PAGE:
Could vs. May

'Could' and 'may' are modal verbs that are often mistaken since they are both used to ask for permission. In this lesson, we will learn when to use them.

"Could" vs. "May" in the English grammar

What Is Their Main Difference?

The main difference between 'could' and 'may' is that 'may' is politer and is used in formal contexts.

'Could' is one of the most commonly known modal verbs. It helps us talk about abilities, ask for permission, request something, offer things, etc. We use it to refer to the past. In other words, 'could' is the past tense of modal verb 'can.' Have a look:

I could have another slice of Pizza.

Here, we are talking about abilities.

Could you give me hand?

Here, we are requesting something.

'May' is another modal verb manly used to talk about possibilities, give and ask for permissions, etc. Consider the following examples:

I may attend the party tonight.

Here, we are talking about possibilities.

You may leave the class.

Here, we are giving permission.


Giving and Asking for Permission

We use 'could' and 'may' are used to give and ask for permission.

Giving Permission

Both 'may' and 'could' are used to give permission. 'May' is much politer and more formal than 'could.' Compare:

You may go out today.

You could use my car anytime.

Asking for Permission

'May' and 'could' are used in the present time to ask for permission. 'May' is politer than 'could' and therefore it is mainly used when talking to authorities. For example:

May I use my phone?

Could I borrow your car for today?

Talking about Possibilities

We use 'may' and 'could' to refer to something we are not certain about their chance of occurrence.
'Could' is used to refer to past, present, and future events that had or still have a chance of happening.

She could win the prize.

We could have flying cars in the future.

'May' is also used to show a chance of occurrence in the present and the future.

She may win the prize.

We may have flying cars in the future.

Making Offers

Offers are statements that help us show that we are ready and willing to do something for someone. We use 'could' and 'may' to make such offers.
'Could' is not past tense, when we are offering something. Offers that are made with 'could' are less definite than other forms of offers. Meaning that the offer is made but we are uncertain if the listener will accept or not.
When making offers with 'may,' we use a first-person singular or plural pronoun (I and we).
Note that 'may' is more formal than 'could.'
For instance:

Could I give you a piece of advice?

May I give you a piece of advice?

Negation and Question

As modal verbs, 'could' and 'may' are subjects of change when creating negative sentences. To make them negative, we add 'not' to them as shown below:

  • CouldCould notCouldn't
  • MayMay not

Here are some examples:

I could sing. → I couldn't sing.

I may leave the country. → I may not leave the country.

Modal verbs are inverted when we are creating a question. Watch:

I may go to the mall. → May I go to the mall?

I could read all day. → Could I read all day?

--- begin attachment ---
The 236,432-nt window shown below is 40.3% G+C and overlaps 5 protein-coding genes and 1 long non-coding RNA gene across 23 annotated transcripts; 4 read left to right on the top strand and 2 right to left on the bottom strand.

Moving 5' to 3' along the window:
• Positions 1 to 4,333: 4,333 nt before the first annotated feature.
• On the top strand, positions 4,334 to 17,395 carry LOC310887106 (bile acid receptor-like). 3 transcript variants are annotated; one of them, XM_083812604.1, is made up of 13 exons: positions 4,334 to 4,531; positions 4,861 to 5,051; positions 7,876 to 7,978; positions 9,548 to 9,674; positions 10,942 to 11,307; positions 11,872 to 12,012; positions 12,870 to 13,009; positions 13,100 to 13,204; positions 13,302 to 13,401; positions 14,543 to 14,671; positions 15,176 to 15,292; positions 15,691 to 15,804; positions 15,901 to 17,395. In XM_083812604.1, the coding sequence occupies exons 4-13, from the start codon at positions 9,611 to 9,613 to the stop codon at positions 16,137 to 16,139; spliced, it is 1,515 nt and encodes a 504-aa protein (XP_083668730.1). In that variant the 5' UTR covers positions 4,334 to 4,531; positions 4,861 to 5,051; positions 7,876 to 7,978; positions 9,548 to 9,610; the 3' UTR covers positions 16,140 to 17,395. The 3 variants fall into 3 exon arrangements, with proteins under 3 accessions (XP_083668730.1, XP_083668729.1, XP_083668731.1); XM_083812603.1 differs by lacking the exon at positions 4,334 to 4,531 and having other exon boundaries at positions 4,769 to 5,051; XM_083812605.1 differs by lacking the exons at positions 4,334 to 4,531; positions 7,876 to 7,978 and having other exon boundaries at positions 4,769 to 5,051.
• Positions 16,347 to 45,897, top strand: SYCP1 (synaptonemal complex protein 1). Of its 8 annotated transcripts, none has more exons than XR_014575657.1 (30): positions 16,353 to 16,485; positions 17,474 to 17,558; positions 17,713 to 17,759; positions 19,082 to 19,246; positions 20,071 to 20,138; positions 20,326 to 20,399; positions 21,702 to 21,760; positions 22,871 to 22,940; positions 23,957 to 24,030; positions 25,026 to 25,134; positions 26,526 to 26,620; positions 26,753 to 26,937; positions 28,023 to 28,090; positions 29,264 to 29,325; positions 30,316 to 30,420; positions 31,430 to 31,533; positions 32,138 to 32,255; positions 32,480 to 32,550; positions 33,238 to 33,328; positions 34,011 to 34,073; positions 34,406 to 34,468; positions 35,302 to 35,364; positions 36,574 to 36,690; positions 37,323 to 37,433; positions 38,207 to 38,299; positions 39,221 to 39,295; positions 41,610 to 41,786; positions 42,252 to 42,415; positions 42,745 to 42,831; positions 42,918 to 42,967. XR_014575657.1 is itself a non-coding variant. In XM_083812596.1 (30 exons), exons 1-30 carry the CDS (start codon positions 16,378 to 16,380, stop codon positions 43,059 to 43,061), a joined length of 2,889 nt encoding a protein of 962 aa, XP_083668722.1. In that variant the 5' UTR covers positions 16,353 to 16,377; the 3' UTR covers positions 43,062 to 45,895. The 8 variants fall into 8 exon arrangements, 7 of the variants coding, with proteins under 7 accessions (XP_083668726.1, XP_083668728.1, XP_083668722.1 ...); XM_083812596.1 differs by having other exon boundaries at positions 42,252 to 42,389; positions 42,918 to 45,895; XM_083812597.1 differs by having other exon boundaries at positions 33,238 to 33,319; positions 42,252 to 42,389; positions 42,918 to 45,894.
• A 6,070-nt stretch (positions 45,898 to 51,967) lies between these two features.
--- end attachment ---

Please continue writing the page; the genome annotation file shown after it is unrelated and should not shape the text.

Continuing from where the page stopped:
With Other Modals

We only have one modal verb in a sentence and we cannot add more than one modal verb to a sentence. Have a look:

I may would leave for California tomorrow.

She shall could borrow my notebook.


Giving Advice

We use the modal verb 'could' to give advice and express our opinion on how something could be better. We often use 'could' to show our disapproval of something. Since 'could' is past tense, it means that situation we are talking about has already happened and there is no way of changing it. For instance:

You could be more careful to avoid such accidents.

He could get help from the internet to answer the questions.

Expressing Wishes

We use 'may' to talk about our wishes, prayers, or hopes. In this function, 'may' is often placed at the beginning of the sentence. For instance:

May her soul rest in peace.

May all of your wishes come true.

Talking about Abilities

We use 'could' to talk about past abilities. This means that the ability, talent, or skill existed before but it no longer exists or is not used anymore. Take a look at the following examples:

She could run really fast before the accident.

I could jump really high when I was younger.


'May' is more formal than 'could.' In formal contexts, it is advised to use 'may' to show gratitude and respect. Have a look:

May I ask a question?

Could I ask a question?

With Conditionals

'Could' and 'may' are modal verbs that can be used as conditional verbs.

Conditional Type 1

'May' and 'could' are both used in conditionals type 1. In this type, we show a condition and its results. These conditions are real situations with a high chance of occurrence.

If you promise to be careful, I may let you drive.

You could lose weight, if you work out every day.

Conditional Type 2

Conditional type 2 talks about hypothetical situations. These situations are imaginary and unlikely to happen in the present or future. The chance of these situations becoming real is very low. We use modal verb 'could' to talk about these situations.

If I were rich, I could buy a house in the woods.

He could move out if he saved enough money.

Conditional Type 3

Conditional type 3 is the only conditional that talks about the past. This type talks about hypothetical situations in the past. In other words, we are describing a different past or a different outcome from past events.

If I studied harder, I could have gone to university

If I had won the lottery, I could have bought a house.


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